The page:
UNLOCKED – an exhibition created by offenders at  Leicester and  Stocken prisons and the probation services – are inviting art gallery visitors to step inside the world of a prison this March.

 As part of the Leicester exhibition, offenders at Stocken Prison in Rutland have recreated a cell  using interiors including a bed, toilet, mirror, desk, chair, television and personalised sundries such as toiletries. The installation at New Walk Museum and Gallery will cocoon visitors in the sounds of a prison wing via an audio background recorded at Leicester Prison. The visitor then steps out into the gallery to be faced with projections and audio visual on the theme of HOPE, the overarching theme for the exhibition.

Over the road at Soft Touch Arts Young People’s Arts and Heritage Centre, a virtual reality headset experience will take visitors ‘inside’ an authentic prison cell in a prison to create a sensory sound and vision experience modelled on a prisoner’s first glimpse of their new home. Also exhibited will be artwork from prisoners across the Midlands, including paintings, drawings, mixed media and sculpture.

The exhibition – split between the two galleries between 7t – 29t March 2020 – is an annual event in line with a three-year mental health research project. The first UNLOCKED exhibition, in 2018, featured artwork which made national news and received an overwhelmingly positive response from the public.

More than 200 men serving sentences at HMP Leicester and HMP Stocken, as well as those on probation, have engaged in the current project to date. Soft Touch Arts are collaborating on a three-year research project with Leicestershire Partnership NHS Trust (LPT) and De Montfort and Nottingham Trent Universities into the positive impact of art on the rehabilitation and mental wellbeing of prisoners. The work focuses on the CHIME (Connectedness, Hope, Identity, Meaningfulness, Empowerment) model of recovery. The CHIME method has not previously been focused around the arts, nor considered in the criminal justice context.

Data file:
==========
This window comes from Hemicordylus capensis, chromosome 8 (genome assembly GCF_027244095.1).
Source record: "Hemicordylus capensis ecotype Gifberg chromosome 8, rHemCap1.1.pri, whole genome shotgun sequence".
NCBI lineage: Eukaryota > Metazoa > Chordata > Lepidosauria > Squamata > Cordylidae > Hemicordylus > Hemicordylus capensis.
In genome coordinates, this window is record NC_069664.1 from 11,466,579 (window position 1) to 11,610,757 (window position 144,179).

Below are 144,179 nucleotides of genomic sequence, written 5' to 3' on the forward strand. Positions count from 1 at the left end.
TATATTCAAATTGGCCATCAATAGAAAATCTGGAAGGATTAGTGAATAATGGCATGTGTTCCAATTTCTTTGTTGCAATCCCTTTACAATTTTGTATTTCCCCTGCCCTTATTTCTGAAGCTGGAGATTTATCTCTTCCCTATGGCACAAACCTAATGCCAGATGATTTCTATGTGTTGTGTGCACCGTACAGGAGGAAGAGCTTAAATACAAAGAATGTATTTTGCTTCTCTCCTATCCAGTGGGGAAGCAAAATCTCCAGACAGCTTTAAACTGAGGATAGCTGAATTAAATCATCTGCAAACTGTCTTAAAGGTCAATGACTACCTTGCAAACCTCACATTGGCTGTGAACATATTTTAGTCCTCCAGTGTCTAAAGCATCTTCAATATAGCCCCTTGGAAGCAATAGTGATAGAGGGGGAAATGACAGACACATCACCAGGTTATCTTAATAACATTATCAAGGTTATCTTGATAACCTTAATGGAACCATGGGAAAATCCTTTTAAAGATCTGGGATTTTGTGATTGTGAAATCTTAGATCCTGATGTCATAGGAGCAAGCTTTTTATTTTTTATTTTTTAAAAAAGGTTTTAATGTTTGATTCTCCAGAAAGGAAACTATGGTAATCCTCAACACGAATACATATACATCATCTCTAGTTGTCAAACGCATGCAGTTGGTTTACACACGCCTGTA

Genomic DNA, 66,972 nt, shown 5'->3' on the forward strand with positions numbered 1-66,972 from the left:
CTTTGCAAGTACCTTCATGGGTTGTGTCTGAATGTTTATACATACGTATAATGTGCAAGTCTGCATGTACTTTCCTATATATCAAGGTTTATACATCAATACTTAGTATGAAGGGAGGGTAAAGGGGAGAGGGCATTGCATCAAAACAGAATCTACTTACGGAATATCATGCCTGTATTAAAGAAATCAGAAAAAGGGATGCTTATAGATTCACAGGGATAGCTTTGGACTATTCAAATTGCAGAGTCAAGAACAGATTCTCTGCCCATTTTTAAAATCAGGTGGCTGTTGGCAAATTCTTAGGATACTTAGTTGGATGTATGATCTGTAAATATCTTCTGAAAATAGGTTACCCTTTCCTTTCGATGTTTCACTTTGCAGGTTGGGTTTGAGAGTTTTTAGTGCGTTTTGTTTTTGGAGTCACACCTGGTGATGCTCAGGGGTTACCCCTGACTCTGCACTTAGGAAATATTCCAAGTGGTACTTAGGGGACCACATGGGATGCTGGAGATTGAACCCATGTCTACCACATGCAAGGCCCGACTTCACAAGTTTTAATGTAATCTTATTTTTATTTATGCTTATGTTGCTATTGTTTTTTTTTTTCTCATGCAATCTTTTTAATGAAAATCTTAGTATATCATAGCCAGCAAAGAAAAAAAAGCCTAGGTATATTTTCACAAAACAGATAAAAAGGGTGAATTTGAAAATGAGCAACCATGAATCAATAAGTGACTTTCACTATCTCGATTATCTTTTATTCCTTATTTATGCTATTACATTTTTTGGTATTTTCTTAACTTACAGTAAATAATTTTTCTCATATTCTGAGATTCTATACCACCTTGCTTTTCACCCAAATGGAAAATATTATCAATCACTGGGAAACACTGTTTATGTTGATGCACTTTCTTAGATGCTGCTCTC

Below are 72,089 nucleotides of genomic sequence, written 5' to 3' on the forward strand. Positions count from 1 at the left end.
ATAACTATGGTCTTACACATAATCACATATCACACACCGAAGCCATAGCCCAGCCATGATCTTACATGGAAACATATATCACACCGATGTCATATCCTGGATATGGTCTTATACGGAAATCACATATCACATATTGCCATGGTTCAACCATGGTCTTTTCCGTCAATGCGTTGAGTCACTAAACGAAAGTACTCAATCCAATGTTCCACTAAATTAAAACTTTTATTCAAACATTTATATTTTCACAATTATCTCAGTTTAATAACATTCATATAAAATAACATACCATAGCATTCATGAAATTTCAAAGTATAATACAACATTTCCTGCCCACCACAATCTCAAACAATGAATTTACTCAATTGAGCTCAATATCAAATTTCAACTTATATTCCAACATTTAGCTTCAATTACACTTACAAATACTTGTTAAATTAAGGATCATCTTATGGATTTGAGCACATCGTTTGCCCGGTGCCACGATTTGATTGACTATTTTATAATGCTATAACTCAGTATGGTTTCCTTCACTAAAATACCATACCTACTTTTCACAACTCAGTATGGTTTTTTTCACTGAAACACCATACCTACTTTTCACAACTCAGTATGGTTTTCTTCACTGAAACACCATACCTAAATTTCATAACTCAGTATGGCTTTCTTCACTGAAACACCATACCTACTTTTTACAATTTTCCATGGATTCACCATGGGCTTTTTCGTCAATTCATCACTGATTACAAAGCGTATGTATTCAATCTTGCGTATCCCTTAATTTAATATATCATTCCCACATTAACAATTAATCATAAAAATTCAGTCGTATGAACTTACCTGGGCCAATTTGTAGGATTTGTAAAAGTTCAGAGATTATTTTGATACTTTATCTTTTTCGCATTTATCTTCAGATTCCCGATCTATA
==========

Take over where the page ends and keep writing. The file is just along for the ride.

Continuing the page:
Based on previous pilot projects, UNLOCKED  evolved out of a ground-breaking collaboration between LPT, Soft Touch Arts and the former Glen Parva young offenders centre where LPT provided mental health care. The one-year project explored the use of art to boost the mental health of the young men.

UNLOCKED aims to evidence the efficacy of the arts methodology through an academic study in partnership with Dr Victoria Knight, Senior Research Fellow, Community and Criminal Justice at DeMontfort University and Benedict Carpenter Van Barthold, Principal Lecturer in Fine Art at Nottingham Trent University.

The project is a partnership between Leicestershire Partnership NHS Trust (LPT), Soft Touch Arts, HMP Leicester, DeMontfort and Nottingham Trent Universities, Derbyshire, Leicestershire, Nottinghamshire & Rutland Community Rehabilitation Company (Probation) and Leicester City Council. It has been made possible with funding from Arts Council England, the Leicestershire police and crime commissioner, DMU